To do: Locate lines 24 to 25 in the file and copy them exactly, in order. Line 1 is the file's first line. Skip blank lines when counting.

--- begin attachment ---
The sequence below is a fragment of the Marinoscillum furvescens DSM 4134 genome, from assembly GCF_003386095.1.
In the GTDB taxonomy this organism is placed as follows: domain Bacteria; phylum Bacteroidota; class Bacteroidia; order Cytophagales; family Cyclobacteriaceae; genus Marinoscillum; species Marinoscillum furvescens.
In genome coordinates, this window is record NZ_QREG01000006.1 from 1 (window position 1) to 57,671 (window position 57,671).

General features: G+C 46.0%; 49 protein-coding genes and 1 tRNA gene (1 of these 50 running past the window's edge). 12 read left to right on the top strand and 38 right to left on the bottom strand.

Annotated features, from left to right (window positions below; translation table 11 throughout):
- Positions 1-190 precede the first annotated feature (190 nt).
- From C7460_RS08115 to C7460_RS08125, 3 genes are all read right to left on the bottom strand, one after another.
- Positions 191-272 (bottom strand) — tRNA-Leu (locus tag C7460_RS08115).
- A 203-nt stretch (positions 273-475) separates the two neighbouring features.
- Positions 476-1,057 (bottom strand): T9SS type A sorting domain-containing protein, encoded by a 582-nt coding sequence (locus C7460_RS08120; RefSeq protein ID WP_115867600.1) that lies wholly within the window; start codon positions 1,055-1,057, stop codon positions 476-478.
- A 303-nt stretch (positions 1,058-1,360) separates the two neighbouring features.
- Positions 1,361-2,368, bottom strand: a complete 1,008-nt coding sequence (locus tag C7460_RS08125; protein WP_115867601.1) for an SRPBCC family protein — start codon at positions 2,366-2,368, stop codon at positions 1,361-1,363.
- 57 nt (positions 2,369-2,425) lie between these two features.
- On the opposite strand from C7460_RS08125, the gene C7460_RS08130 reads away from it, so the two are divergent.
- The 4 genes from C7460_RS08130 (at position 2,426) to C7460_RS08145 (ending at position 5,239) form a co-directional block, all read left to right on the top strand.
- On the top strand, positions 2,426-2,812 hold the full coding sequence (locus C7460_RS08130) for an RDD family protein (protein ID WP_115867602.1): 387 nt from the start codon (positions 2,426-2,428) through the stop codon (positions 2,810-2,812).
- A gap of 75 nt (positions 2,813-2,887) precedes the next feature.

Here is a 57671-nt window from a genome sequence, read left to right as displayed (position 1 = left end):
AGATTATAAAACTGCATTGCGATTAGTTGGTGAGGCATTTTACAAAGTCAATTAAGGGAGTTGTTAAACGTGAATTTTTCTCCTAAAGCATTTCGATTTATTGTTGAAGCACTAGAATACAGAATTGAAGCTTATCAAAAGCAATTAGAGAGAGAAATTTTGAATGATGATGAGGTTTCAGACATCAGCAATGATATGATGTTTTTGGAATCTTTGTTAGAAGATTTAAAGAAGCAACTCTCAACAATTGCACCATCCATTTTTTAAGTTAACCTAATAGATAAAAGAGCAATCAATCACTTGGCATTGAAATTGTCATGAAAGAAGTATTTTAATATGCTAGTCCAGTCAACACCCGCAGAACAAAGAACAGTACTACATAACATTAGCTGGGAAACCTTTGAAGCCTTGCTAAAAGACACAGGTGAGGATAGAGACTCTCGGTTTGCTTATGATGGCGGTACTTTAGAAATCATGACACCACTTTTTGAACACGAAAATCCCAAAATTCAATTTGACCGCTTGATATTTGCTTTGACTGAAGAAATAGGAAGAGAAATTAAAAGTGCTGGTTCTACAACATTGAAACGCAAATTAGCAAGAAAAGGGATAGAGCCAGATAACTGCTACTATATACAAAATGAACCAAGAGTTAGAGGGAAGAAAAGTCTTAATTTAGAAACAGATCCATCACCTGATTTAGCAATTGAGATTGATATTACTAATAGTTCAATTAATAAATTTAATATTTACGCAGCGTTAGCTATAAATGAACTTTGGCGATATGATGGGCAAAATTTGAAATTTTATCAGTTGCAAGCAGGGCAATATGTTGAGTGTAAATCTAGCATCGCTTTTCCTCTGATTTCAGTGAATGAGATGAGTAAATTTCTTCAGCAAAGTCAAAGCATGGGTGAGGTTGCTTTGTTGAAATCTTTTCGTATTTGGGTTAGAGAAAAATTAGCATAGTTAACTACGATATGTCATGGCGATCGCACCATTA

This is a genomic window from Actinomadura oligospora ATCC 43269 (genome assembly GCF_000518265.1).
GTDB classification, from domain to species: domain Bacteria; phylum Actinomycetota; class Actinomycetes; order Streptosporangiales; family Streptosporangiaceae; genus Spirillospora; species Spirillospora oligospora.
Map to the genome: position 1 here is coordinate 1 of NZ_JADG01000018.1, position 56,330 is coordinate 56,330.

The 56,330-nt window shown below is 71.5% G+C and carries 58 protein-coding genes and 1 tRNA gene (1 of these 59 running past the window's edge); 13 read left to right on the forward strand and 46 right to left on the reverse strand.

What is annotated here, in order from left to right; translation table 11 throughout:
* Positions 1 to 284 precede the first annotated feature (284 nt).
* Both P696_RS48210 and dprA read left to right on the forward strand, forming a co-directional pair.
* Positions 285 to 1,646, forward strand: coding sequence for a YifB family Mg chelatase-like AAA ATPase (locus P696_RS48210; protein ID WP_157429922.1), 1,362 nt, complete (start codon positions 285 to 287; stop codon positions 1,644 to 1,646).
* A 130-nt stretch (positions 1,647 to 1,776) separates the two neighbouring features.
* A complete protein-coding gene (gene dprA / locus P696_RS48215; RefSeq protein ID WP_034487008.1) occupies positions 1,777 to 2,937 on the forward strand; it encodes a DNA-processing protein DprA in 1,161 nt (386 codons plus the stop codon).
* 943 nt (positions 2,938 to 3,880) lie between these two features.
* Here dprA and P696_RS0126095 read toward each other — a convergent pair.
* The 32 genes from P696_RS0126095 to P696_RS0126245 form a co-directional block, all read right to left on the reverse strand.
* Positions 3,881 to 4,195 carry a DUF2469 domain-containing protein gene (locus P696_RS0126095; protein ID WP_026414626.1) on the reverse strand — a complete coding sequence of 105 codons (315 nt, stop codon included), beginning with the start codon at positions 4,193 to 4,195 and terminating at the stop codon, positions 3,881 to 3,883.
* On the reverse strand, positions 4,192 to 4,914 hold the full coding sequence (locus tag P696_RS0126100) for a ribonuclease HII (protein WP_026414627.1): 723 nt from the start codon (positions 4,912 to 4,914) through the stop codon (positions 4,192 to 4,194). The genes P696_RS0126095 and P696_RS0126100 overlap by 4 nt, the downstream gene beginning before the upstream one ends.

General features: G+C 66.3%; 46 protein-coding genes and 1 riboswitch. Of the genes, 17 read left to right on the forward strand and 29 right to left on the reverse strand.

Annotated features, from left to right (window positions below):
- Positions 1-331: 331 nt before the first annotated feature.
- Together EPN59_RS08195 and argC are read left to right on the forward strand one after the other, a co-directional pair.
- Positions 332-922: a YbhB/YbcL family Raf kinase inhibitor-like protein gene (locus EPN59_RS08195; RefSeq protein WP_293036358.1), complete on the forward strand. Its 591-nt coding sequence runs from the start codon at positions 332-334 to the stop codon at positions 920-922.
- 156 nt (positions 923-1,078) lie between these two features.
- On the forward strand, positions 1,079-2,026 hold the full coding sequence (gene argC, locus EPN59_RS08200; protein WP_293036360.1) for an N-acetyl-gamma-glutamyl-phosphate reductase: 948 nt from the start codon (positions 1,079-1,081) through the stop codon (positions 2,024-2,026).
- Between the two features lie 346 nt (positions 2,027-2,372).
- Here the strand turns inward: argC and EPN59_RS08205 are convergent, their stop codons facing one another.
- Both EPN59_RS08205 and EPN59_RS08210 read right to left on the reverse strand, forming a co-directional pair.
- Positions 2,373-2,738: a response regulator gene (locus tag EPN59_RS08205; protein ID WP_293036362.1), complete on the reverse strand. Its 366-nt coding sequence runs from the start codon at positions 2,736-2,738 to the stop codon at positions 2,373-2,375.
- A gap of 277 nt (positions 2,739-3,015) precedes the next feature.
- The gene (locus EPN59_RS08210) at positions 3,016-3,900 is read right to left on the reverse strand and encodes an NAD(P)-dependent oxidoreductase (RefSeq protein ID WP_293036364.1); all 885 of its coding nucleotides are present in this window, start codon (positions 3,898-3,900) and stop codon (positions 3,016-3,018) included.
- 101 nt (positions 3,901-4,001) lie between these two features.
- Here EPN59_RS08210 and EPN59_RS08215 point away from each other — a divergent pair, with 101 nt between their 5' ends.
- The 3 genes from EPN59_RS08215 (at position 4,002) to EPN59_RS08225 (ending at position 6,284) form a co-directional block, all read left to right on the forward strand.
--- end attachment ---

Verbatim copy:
What is annotated here, in order from left to right; translation table 11 throughout:
* Positions 1 to 284 precede the first annotated feature (284 nt).